Wednesday, June 02, 2010

Year of 25 Books: #9 - Something Wicked This Way Comes

Lest you think I'm behind on my reading goal for the year - never fear, for I am right on target. The end of the 5th month saw me finishing my 9th and 10th books for the book challenge. What I'm really behind on is blogging the books and here's my attempt to remedy that.

I picked up a lost book of my childhood in May - Ray Bradbury's Something Wicked This Way Comes. I remember being a kid of maybe 11 or 12 and checking it out from the public library. I read the first couple chapters and then abandoned it. The prose was too thick, the story to moribund. It just seemed like nothing was happening. As a horror novel, it failed for me, which is no surprise since I probably had just finished reading The Exorcist. I was expecting something a lot, well, scarier. So it's a book that I'd been meaning to revisit for a long time, but as these things tend to go, I just hadn't gotten around to it.

A book with a serious autumnal feel, Something Wicked This Way Comes is a classic in its genre, but what exactly that genre is is hard to pin down. It has elements of a horror novel, but also of fantasy and science fiction. A carnival, Cooger & Dark's Pandemonium Shadow Show arrives unseasonably late in the small town where Jim Nightshade and Will Halloway live next door to each other. Jim & Will are the best of friends, born minutes apart on each side of midnight. They are quintessential boys, especially of the time period in which the book takes place (1940s or 50s by my estimation.) They are thrilled that a carnival has come to town in late October. Naturally, there is much more to this carnival than meets the eye. Jim's father is absent, while Will's is an 50-something man with whom he has only a passing relationship.

Their boyish curiosity leads them to the carnival after hours where they witness a carousel that, while purportedly broken, actually can age the rider one year for each revolution it makes. Conversely, it will shave a year off their age for every revolution backward. There is a circus full of freaks and Mr. Dark himself is "The Illustrated Man" (a direct reference to one of Bradbury's earlier works) covered in tattoos - tattoos which have a darker, more sinister meaning that unfolds slowly as the book progresses. With each passing page, another evil aspect of the carnival is revealed, but even at the end of the book, much remains shrouded in mystery.

I had very mixed feelings on this book. As a horror novel, I felt it failed miserably. It was never scary. I chalk that up to the time period in which it was written. It had a VERY "literary" feel to it - as if to say, look-at-me-I'm-an-important-book. I can see why I was never able to read it as a kid. Even at nearly 38, there were times I considered bailing and I even started another book before I was finished with it, which is usually the death knell to the temporarily abandoned book. But I persevered and ultimately I appreciated the novel more than I enjoyed it. I feel like the writing was just far too turgid for me to really get into it.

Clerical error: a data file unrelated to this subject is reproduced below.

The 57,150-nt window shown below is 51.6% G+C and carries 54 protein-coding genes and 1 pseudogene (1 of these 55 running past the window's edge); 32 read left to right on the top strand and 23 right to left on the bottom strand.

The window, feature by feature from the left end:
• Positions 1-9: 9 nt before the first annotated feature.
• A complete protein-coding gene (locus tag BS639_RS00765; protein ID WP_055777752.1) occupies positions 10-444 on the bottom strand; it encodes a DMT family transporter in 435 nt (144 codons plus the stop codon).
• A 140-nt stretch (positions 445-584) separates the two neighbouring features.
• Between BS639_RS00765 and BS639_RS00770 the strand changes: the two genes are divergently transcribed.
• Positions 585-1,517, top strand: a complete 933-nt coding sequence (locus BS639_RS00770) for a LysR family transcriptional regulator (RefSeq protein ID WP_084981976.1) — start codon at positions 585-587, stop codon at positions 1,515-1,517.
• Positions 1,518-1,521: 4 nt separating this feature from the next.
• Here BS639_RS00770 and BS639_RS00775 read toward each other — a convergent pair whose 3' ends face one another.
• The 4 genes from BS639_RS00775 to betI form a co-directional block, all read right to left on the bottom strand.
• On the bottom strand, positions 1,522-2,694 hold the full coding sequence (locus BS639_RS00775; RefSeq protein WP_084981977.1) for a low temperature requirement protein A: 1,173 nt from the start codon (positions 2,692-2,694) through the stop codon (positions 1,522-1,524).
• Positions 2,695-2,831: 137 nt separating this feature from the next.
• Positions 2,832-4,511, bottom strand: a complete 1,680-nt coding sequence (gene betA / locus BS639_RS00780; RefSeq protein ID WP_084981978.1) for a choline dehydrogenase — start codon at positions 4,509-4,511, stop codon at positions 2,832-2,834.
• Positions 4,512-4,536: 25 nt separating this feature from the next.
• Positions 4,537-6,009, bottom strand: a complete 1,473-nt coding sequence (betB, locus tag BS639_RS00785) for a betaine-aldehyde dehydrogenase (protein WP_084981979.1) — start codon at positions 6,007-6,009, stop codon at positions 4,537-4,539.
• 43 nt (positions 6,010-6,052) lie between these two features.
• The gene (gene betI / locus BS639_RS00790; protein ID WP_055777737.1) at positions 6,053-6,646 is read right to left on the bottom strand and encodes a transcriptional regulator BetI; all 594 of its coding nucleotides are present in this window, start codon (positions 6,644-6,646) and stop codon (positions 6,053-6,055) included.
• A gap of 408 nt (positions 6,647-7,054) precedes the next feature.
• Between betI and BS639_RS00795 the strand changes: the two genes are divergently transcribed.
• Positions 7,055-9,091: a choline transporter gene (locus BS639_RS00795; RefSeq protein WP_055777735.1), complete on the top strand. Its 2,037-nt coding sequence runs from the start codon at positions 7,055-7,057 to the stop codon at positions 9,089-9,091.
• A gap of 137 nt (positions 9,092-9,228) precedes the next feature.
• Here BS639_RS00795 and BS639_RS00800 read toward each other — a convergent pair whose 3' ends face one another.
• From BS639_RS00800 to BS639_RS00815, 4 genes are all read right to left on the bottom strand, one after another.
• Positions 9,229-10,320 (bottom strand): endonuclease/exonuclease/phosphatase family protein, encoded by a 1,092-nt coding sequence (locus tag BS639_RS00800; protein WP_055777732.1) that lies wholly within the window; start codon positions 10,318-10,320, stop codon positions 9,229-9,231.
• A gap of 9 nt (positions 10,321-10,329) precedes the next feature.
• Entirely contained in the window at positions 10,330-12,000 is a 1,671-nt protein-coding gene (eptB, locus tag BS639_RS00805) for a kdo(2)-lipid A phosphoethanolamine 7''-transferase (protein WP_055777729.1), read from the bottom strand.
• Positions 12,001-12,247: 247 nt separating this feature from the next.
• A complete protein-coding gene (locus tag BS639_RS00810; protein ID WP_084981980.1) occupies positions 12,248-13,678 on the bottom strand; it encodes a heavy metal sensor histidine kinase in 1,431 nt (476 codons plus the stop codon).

Having said that, Bradbury is a master at setting the scene. Although the weather was warming up and we were headed into summer as I started reading the book, I felt like it should be fall. His descriptions are good without being overdone and I liked how not every little tiny detail about the carnival was revealed all at once. The slow reveal helped make the pay off worth it, even though I felt like the end was a bit of an anticlimax.

But what I loved most about this book was its commentary on accepting one's place in their life. Jim wants nothing more than to ride the carousel so that he can hasten his growing up, while Will's father pines for his younger days. It's only Will that sees the folly in this and serves as the conscience of the story. When both Jim and Mr. Halloway inevitably accepted that life progresses as it does, relationships all around were strengthened and became more authentic. As someone who is only a few years from the end of his 30s, this spoke loud and clear.

I would overall recommend Something Wicked This Way Comes, but I think I would have enjoyed it more as a 16-year-old, even though I have no doubt I would have still had trouble with the writing style. And I know that had I read it then, I would have identified much more with the boys rather than seeing myself in Will's father, despite the fact that I am smack dab in between them in age.

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